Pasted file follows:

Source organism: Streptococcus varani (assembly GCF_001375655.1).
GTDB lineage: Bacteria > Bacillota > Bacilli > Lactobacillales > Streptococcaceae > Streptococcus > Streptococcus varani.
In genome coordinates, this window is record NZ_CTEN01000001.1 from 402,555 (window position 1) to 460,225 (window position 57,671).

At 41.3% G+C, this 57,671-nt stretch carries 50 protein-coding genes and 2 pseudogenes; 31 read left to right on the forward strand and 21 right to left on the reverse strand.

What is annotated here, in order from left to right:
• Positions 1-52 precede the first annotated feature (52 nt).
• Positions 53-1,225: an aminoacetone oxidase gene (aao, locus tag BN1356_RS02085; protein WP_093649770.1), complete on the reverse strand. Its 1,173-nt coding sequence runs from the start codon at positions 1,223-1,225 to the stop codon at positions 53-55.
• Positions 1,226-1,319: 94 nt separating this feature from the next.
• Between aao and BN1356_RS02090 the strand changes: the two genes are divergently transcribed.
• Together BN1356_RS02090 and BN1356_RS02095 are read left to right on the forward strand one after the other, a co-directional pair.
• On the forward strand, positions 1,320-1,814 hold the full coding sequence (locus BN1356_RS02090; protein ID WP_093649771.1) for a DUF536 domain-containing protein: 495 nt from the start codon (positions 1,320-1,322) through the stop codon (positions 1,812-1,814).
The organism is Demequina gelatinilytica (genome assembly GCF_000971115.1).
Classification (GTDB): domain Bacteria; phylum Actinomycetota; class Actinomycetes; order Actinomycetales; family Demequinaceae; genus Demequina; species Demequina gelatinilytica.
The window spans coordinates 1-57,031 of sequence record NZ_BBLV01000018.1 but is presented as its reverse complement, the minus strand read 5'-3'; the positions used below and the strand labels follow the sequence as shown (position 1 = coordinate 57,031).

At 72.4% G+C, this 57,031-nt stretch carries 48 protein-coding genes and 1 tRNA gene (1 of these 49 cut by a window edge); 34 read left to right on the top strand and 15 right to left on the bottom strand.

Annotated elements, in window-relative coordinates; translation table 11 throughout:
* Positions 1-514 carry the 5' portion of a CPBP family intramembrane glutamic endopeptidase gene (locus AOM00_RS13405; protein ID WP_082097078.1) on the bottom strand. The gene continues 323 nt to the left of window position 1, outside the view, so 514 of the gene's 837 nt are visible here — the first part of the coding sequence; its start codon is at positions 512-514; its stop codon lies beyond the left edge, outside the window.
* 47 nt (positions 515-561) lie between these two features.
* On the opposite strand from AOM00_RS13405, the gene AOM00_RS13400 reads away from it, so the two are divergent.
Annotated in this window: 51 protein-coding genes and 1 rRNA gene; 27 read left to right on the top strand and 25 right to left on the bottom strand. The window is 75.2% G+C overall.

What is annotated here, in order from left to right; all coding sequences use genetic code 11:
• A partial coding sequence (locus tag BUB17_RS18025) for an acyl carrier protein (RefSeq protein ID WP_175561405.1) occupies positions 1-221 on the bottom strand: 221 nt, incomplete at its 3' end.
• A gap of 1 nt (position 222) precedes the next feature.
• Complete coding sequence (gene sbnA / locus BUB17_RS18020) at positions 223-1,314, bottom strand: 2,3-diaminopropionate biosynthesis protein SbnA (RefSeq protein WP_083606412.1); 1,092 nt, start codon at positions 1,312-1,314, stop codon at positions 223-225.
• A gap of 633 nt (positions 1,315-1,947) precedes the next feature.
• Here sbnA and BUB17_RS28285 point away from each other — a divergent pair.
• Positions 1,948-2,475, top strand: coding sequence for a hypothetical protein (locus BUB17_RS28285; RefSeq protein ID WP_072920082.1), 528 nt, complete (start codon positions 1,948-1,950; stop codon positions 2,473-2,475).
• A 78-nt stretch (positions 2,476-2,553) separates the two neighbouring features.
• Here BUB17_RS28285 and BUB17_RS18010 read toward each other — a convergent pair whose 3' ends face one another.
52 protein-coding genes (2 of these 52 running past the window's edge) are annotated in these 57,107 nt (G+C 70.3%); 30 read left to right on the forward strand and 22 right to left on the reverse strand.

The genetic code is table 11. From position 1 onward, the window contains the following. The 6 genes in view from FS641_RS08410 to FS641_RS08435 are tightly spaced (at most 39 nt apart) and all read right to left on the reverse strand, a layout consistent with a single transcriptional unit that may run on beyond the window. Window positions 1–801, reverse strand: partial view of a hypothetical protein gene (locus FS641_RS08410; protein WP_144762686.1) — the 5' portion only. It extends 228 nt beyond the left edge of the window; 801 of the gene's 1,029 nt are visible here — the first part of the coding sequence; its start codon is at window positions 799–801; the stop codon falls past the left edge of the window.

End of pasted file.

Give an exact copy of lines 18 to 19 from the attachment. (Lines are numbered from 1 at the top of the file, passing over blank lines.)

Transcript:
* 47 nt (positions 515-561) lie between these two features.
* On the opposite strand from AOM00_RS13405, the gene AOM00_RS13400 reads away from it, so the two are divergent.